South Dum Dum to follow NKDA immersion model
The West Bengal Pollution Control Board (WBPCB) has set out to create a model immersion mechanism in two ponds under the South Dum Dum Municipality this year to explore how the immersion process can be executed adhering to the guidelines of the National Mission for Clean Ganga (NMCG) guidelines.
The initiative will be put in place from Durga puja immersion till the observance of Chhath puja.
According to Panchu Roy, chairman of the South Dum Dum Municipality, around 600 Durga and Laksmi idols are generally immersed in these two water bodies.
WBPCB has decided to experiment with immersion in ponds taking a cue from the successful New Town Kolkata Development Authority (NKDA) experience and also because the union agency’s guideline bars immersion in flowing open water of the Hooghly.
“We have decided to create a model immersion system in two ponds in South Dum Dum — Debi Ghat in Lake Town and Tank no. 4 in Dum Dum Park. Immersion will be organised in accordance with the immersion guidelines earmarked by NMCG,” said state pollution control board chairman Kalyan Rudra on Wednesday.
Under WBPCB monitoring, the municipality will barricade and earmark a part of the water bodies for immersion. A synthetic lining will be spread out below the water to arrest the dissolving pollutants, the floating garbage will be continuously cleaned. A mobile water treatment facility is likely to be set up to treat the water where immersion will take place. The quality of the water will also be measured before, during and after immersion to assess the pollution trend.
Rudra admitted that the idea had emerged from the successful execution of the pond immersion model executed by NKDA in recent years.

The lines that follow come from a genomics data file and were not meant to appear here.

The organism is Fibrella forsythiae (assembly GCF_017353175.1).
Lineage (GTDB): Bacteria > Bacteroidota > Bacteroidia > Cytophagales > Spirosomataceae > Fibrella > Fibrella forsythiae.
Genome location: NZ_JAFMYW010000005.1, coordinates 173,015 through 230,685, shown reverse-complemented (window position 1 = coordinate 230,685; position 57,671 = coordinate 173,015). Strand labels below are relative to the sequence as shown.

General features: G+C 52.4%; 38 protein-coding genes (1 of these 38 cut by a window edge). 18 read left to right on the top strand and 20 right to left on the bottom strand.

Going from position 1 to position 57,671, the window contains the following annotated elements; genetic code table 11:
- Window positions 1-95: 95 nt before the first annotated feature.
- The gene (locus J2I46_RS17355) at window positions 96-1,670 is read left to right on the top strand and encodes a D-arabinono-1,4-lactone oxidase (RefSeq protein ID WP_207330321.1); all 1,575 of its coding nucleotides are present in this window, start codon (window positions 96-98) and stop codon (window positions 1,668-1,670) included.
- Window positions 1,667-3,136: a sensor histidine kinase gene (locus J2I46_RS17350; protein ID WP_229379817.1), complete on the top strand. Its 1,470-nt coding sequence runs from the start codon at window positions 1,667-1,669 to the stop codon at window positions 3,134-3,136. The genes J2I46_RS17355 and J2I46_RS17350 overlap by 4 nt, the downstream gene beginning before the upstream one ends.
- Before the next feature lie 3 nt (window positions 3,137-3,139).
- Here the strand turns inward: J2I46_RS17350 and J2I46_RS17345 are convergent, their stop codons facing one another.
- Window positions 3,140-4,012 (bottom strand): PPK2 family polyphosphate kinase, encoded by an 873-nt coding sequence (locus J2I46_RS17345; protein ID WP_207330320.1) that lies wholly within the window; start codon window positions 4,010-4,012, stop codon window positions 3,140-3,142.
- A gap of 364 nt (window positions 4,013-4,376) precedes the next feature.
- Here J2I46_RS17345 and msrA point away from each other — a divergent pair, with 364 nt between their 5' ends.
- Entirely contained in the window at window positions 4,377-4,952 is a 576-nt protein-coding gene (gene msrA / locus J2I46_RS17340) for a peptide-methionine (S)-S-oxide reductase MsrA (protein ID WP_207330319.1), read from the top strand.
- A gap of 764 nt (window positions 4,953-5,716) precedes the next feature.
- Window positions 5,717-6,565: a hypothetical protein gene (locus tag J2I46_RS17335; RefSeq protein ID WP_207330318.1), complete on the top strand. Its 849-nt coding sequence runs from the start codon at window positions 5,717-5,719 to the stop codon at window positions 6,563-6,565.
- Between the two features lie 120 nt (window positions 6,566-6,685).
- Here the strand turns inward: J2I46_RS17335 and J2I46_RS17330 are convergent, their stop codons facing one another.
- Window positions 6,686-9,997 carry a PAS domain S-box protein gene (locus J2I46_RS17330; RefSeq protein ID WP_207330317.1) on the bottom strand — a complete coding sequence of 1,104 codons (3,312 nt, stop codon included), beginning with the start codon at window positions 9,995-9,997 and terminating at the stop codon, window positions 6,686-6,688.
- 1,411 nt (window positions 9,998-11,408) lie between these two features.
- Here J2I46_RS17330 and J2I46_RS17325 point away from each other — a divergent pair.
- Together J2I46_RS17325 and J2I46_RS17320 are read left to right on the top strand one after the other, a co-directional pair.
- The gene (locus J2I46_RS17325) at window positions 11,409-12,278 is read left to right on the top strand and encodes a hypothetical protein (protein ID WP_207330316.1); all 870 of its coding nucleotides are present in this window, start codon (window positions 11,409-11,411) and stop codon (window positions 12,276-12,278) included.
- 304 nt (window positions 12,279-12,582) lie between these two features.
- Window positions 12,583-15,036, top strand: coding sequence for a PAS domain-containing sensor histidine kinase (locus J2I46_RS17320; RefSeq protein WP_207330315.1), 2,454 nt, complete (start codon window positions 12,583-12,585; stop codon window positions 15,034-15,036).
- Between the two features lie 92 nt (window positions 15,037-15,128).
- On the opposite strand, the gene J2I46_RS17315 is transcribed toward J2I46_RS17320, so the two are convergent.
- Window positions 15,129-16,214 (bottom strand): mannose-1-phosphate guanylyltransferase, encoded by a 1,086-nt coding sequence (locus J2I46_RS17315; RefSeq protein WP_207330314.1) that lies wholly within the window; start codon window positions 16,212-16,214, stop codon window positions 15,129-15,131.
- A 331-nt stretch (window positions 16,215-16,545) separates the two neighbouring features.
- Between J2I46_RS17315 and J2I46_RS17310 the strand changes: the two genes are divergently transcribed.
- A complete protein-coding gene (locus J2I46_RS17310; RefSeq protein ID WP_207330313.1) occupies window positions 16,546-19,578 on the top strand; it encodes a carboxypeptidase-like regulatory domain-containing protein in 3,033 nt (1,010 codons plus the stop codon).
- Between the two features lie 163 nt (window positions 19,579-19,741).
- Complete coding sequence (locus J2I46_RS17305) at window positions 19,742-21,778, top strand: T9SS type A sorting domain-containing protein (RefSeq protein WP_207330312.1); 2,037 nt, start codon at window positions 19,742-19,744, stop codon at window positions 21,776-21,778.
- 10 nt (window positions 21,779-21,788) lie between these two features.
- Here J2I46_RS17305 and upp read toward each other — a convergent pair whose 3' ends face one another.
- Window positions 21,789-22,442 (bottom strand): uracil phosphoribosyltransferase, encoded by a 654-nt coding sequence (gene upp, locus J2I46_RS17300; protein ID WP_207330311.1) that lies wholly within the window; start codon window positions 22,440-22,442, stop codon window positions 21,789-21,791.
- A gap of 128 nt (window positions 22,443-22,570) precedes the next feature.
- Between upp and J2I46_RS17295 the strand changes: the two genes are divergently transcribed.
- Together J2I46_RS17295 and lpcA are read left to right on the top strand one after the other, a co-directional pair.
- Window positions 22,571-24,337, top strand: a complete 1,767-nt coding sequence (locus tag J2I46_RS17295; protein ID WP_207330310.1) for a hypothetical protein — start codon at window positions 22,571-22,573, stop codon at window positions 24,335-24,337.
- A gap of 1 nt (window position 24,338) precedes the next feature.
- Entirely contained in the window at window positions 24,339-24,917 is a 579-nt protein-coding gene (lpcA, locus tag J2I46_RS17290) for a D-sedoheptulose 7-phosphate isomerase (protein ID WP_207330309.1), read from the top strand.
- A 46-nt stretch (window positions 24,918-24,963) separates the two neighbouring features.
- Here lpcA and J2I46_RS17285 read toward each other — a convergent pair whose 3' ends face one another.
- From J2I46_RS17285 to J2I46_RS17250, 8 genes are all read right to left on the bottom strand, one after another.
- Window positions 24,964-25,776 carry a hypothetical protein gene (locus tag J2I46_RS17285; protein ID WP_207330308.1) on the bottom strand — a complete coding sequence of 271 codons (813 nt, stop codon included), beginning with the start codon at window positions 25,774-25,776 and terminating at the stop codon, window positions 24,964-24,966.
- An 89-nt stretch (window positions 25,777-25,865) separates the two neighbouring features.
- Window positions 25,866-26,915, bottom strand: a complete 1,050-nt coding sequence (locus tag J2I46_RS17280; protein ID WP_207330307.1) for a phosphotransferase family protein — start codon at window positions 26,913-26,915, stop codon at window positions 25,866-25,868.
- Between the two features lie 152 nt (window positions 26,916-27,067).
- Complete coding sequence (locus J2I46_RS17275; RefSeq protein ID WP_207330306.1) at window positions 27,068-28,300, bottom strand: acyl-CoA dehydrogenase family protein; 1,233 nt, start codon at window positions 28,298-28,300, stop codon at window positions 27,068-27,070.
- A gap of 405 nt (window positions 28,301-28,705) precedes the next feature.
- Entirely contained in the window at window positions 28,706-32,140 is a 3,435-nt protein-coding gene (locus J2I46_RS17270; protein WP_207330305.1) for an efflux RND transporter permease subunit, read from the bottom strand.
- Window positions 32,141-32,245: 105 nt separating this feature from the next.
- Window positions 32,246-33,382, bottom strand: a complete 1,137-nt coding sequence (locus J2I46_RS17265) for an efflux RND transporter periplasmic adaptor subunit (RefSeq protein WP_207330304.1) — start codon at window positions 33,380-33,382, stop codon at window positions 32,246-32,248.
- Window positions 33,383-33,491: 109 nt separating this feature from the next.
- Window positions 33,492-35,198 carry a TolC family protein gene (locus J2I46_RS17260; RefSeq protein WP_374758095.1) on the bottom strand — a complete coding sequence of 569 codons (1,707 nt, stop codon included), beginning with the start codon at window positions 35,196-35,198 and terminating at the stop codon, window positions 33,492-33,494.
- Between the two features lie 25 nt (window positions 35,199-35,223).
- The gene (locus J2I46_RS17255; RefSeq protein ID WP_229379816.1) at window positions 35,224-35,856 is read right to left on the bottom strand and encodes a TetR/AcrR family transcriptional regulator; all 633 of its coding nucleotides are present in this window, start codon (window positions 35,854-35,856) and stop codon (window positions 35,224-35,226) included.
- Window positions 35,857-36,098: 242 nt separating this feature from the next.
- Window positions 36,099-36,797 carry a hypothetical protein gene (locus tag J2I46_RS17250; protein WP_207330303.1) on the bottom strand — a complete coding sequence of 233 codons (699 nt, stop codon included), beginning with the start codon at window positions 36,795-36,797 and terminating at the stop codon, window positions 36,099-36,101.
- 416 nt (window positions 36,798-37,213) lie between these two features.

According to NKDA chairman Debasish Sen, the idols are immersed through specially designed ramps with stairs on both sides at Upasana Ghat. “Idols are slid down the ramp into the water, restrained by ropes held by expert worker groups deployed by the NKDA. They push the idols into the water from where cranes pull them back onto the bank,” Sen explained to The Telegraph Salt Lake on Wednesday.
The PCB immersion action was prodded by a meeting chaired by chief secretary Alapan Bandyopadhyay last Saturday where the importance of toeing the NMCG guidelines was stressed in presence of Rudra and PCB member secretary Rajesh Kumar. NMCG, which provided the guidelines in 2018, recently reiterated the mandate in a letter to the state government.
“The chief secretary discussed with the municipalities the need to implement the mandate and clean up the river immediately after immersion last Saturday. Subsequently the principal secretary of the environment department also stressed the importance of the process before the district magistrates,” added Rudra.
The NMCG guidelines state that “adequate arrangements should be made for designated idol immersion sites within municipal area or bank of river Ganga and its tributaries by constructing temporary confined ponds with removable synthetic liners at the bottom”.
“This model is nothing new. Almost 15 years back, the ramp-within- water-body model was successfully deployed in Kalyani,” pointed out Biswajit Mukherjee, former chief law officer of the state pollution control board. Mukherjee has recently written to the state administration, urging them to ban immersion in the open stretches of all rivers.